Likable cast play unlikable Friends From College

Studios and networks have been trying to ripoff Friends for years. The latest attempt comes from a worthy source: “Forgetting Sarah Marshall” writer/producer/director Nicholas Stoller. He was in New York a month or so ago with Cobie Smulders and Fred Savage promoting their new series Friends From College. The eight episode series is available for streaming now on Netflix.

Smulders told me Stoller was the reason she signed on to do the show. The Canadian-born How I Met Your Mother actress has been a fan since attending a table read of “Marshall.” She also liked the script, and the characters and the fact it was shot where she lives, New York.

If How I Met Your Mother was Friends 2.0, however, Friends From College is more Windows 7 Vista. A little buggy, a little less fun and not very compatible.

Smulders not looking happy on Friends From College

Whatever you think of Friends — and it gets more forgettable for me the further back it is in the rear view mirror — the creators of that series hit the jackpot by allowing their likable cast members to play flawed but winning characters. That’s no longer the formula for most TV comedies, with shows such as Love and Louie and Baskets and Fleabag and, going further back, Curb Your Enthusiasm,  almost testing viewers to see how far they can push unsympathetic characters into sitcom situations.

The premise of Friends From College is that these six characters — played by Smulders, Savage, Keegan-Michael Key, Nat Faxon, Annie Parisse and Jae Suh Park — all went to Harvard together and are still close friends as they approach their 40s. Now, a lot of funny people went to Harvard, including Conan O’Brien, Amy Poehler, Rashida Jones and Al Franken. It’s also the alma mater of Stoller and his wife, Francesca Delbanco, co-creators of this series.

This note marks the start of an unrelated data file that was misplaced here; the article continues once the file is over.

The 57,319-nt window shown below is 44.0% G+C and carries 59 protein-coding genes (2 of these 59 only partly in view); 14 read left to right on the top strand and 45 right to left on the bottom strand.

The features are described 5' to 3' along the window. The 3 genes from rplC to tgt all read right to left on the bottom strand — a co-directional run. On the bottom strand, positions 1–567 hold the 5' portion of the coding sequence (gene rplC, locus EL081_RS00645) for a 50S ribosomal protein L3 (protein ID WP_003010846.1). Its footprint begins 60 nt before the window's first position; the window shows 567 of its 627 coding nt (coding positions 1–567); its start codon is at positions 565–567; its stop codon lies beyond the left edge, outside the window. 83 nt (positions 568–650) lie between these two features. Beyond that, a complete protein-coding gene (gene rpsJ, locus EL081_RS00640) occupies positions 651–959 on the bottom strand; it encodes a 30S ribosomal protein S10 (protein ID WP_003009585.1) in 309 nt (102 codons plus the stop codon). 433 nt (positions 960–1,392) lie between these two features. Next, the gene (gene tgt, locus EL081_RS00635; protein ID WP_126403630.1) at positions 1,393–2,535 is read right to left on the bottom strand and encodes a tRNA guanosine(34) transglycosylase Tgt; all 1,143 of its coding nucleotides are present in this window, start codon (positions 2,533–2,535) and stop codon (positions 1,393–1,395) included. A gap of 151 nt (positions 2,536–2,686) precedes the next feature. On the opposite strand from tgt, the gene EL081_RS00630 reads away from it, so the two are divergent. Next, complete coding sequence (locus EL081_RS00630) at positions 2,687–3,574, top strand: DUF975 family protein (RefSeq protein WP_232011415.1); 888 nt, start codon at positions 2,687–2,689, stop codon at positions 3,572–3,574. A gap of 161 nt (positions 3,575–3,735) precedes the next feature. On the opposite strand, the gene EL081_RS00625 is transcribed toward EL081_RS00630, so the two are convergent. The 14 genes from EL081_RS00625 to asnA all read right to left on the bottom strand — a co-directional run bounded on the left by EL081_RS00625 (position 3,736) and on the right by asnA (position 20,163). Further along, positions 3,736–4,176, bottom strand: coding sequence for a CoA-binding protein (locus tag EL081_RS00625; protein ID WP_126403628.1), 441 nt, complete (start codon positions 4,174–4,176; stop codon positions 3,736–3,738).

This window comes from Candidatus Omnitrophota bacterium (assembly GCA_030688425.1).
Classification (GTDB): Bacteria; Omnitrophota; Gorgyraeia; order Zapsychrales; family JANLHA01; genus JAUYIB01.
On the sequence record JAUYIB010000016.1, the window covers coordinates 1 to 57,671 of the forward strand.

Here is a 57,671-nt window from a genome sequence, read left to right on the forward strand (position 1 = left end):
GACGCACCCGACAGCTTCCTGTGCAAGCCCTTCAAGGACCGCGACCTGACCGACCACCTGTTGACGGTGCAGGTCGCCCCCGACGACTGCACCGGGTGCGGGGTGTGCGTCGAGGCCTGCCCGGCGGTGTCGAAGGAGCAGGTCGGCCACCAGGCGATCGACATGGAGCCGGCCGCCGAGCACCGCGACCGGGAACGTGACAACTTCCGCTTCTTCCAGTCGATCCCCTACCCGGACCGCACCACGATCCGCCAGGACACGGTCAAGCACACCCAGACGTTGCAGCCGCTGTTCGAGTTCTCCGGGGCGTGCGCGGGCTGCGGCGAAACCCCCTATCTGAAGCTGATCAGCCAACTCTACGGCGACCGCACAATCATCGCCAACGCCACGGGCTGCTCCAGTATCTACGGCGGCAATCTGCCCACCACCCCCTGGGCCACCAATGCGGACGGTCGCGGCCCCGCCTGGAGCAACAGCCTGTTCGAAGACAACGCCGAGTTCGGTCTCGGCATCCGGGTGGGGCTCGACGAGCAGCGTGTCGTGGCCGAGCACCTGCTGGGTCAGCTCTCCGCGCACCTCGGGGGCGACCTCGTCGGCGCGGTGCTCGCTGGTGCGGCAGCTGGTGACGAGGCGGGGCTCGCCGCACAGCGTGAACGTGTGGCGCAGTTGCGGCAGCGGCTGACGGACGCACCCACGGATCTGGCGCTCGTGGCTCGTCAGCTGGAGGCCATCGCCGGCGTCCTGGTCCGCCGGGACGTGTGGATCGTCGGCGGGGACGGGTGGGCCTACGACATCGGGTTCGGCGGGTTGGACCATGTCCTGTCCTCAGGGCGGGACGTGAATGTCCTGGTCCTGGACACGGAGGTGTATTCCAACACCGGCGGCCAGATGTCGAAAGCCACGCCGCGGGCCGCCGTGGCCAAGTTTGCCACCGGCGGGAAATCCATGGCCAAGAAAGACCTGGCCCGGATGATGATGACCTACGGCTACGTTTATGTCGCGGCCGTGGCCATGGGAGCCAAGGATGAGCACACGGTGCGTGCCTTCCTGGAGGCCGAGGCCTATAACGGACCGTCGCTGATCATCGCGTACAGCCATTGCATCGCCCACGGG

On the other hand, Bill O’Reilly is also a Harvard grad.

The six characters on this show all seem a tad jerky and dour. Two of them — played by Key and Parisse — are cheating on their spouses and have been carrying on since their Harvard days. One of the wronged parties here is Smulder’s character. Playing this off for laughs seems awkward from the start.

The only characters you can truly root for, in fact, are the outsiders. Billy Eichner (Difficult People) is deadpan perfect as Savage’s character’s hubby, Dr. Felix Forzenheim. Greg Germann has some of the best lines in the pilot as Parisse’s husband, who has about had it with this precious Harvard brood.

“I know you love your college friends,” he says to his wife Sam (Parisse), “but every time you get together with them you all become a bunch of little bitches, all this sniping and showing off.”

It does get a bit much.

Follow this link for more on Friends From College in this feature I wrote for The Canadian Press.

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